Venezuelan opposition lawmaker Gilber Caro has been arrested by intelligence agents “violating his parliamentary immunity,” the opposition-controlled legislature said on Friday.
Caro was previously detained in January 2017, accused of plotting an armed revolt against President Nicolas Maduro, before he was released in June last year.
“The dictatorship has again arbitrarily detained the deputy @gilbercaro violating his parliamentary immunity,” said the National Assembly, the only branch of Venezuela’s government not controlled by Maduro, on its Twitter account.
It said it was “holding the usurper regime responsible for his life and integrity.”
Caro is from the same party as opposition leader Juan Guaido, the National Assembly speaker who launched a challenge to Maduro’s authority in January by declaring himself acting president, a move backed by more than 50 countries including the United States.
“We’re trying to find out where he is. Gilber has been kidnapped,” Guaido told journalists.
Caro, 45, was arrested in a restaurant in the Las Mercedes neighborhood of the capital Caracas, fellow deputy Adriana Pichardo said in a news conference.
“We have no idea what this arrest is for, we think it could be another set-up, an attempt to implicate him in another macabre plot.”
Pichardo said the agents “destroyed cameras to leave no evidence of any kind” at the restaurant.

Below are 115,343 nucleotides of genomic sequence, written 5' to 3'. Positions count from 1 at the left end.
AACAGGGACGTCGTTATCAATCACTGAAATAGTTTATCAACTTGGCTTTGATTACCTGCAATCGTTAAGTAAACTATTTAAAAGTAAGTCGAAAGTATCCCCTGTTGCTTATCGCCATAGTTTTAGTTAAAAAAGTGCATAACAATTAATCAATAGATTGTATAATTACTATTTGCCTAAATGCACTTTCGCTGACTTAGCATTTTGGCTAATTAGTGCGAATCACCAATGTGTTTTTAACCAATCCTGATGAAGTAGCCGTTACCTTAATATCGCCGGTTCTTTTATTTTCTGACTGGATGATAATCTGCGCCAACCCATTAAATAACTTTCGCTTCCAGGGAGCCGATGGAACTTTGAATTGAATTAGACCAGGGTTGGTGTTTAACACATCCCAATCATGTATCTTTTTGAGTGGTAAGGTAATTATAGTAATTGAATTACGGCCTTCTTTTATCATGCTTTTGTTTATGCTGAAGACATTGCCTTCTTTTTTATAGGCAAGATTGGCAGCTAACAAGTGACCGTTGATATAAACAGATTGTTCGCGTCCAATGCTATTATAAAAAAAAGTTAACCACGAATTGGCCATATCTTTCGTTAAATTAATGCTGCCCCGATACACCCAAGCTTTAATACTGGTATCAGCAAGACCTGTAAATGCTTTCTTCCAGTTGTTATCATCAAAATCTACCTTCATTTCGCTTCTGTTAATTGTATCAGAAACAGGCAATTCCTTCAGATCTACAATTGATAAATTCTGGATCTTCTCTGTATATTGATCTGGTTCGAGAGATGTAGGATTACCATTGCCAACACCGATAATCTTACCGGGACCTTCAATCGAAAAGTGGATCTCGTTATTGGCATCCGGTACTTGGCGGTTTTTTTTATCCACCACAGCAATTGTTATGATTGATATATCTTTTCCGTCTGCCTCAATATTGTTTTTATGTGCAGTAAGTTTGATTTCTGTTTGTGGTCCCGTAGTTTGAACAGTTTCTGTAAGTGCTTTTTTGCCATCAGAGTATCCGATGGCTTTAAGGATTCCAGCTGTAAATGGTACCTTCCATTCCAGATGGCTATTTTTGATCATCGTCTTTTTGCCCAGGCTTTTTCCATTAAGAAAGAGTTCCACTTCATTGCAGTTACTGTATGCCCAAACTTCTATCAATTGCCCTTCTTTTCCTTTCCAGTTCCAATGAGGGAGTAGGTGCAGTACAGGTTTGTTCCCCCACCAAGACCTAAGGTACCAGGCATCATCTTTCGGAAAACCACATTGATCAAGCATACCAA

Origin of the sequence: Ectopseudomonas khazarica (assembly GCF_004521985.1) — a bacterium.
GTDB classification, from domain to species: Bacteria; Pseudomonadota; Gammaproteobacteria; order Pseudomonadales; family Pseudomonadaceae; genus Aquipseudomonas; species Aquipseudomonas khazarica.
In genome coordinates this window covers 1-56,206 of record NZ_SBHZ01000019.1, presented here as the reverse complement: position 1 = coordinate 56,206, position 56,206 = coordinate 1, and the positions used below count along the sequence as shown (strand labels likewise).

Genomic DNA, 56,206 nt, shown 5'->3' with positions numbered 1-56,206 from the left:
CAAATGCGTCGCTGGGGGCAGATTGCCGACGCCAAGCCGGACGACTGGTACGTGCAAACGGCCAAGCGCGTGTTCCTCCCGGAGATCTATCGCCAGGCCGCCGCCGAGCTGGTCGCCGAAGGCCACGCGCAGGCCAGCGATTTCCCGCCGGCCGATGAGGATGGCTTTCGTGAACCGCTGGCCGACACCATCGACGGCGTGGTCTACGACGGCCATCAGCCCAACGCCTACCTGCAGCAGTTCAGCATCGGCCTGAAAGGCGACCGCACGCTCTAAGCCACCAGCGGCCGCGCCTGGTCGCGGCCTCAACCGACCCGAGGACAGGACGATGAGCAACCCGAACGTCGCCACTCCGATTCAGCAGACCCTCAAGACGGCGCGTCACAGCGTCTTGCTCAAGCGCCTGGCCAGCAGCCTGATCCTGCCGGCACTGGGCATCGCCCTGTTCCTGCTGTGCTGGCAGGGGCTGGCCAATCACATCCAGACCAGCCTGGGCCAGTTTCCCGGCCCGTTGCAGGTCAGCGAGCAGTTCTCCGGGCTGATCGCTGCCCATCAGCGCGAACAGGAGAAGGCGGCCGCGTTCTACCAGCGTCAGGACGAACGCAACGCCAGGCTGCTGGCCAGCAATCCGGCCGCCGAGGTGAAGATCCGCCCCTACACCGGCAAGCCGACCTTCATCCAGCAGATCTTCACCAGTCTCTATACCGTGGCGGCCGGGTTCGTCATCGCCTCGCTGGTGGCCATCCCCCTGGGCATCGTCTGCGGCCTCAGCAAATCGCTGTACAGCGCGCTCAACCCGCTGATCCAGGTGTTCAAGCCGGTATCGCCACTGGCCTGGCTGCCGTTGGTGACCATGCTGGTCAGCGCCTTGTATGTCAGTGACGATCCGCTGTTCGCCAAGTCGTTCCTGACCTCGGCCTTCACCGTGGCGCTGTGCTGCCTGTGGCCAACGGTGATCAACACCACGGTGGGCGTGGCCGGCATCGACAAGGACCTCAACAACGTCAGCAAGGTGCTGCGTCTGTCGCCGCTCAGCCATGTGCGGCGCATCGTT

Caro was one of four people -- alongside two opposition councilors and a retired general -- arrested over two years ago for what the government then termed “a terrorist plan of destabilization.”
Those arrests came just days after parliament had passed a motion declaring that Maduro had effectively “abandoned his post” by failing to tackle the country’s economic crisis.
This year the National Assembly and Guaido branded Maduro a usurper over his controversial re-election last year in polls widely criticized as rigged.
Crisis-wracked Venezuela has suffered five years of recession marked by shortages of basic necessities such as food and medicines.
Many salaries and savings have been rendered worthless by hyperinflation the International Monetary Fund says will reach a staggering 10 million percent this year.
Some 2.7 million people have fled the country since 2015, according to the United Nations.